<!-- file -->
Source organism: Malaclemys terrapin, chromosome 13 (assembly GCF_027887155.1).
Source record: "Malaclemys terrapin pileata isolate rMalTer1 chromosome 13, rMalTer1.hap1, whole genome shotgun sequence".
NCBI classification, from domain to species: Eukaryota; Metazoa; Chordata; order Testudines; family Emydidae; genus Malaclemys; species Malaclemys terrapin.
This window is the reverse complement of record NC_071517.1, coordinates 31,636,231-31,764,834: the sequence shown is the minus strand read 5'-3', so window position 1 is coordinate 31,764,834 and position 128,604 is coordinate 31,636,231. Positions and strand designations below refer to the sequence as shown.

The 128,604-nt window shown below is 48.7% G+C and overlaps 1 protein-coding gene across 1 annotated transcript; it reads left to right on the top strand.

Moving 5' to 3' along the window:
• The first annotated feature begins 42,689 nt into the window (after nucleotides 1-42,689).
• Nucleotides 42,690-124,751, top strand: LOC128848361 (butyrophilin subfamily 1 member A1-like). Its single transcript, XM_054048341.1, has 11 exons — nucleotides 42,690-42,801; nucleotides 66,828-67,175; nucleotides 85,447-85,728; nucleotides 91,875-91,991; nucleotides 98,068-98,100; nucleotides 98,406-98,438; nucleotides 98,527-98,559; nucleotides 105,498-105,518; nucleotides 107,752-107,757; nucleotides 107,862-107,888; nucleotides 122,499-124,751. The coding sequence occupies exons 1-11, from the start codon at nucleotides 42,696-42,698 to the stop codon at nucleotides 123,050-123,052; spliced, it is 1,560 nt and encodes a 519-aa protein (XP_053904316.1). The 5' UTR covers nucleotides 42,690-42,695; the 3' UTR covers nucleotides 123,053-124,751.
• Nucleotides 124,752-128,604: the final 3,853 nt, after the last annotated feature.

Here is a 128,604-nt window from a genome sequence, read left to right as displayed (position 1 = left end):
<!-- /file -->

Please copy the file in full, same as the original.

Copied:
Source organism: Malaclemys terrapin, chromosome 13 (assembly GCF_027887155.1).
Source record: "Malaclemys terrapin pileata isolate rMalTer1 chromosome 13, rMalTer1.hap1, whole genome shotgun sequence".
NCBI classification, from domain to species: Eukaryota; Metazoa; Chordata; order Testudines; family Emydidae; genus Malaclemys; species Malaclemys terrapin.
This window is the reverse complement of record NC_071517.1, coordinates 31,636,231-31,764,834: the sequence shown is the minus strand read 5'-3', so window position 1 is coordinate 31,764,834 and position 128,604 is coordinate 31,636,231. Positions and strand designations below refer to the sequence as shown.

The 128,604-nt window shown below is 48.7% G+C and overlaps 1 protein-coding gene across 1 annotated transcript; it reads left to right on the top strand.

Moving 5' to 3' along the window:
• The first annotated feature begins 42,689 nt into the window (after nucleotides 1-42,689).
• Nucleotides 42,690-124,751, top strand: LOC128848361 (butyrophilin subfamily 1 member A1-like). Its single transcript, XM_054048341.1, has 11 exons — nucleotides 42,690-42,801; nucleotides 66,828-67,175; nucleotides 85,447-85,728; nucleotides 91,875-91,991; nucleotides 98,068-98,100; nucleotides 98,406-98,438; nucleotides 98,527-98,559; nucleotides 105,498-105,518; nucleotides 107,752-107,757; nucleotides 107,862-107,888; nucleotides 122,499-124,751. The coding sequence occupies exons 1-11, from the start codon at nucleotides 42,696-42,698 to the stop codon at nucleotides 123,050-123,052; spliced, it is 1,560 nt and encodes a 519-aa protein (XP_053904316.1). The 5' UTR covers nucleotides 42,690-42,695; the 3' UTR covers nucleotides 123,053-124,751.
• Nucleotides 124,752-128,604: the final 3,853 nt, after the last annotated feature.

Here is a 128,604-nt window from a genome sequence, read left to right as displayed (position 1 = left end):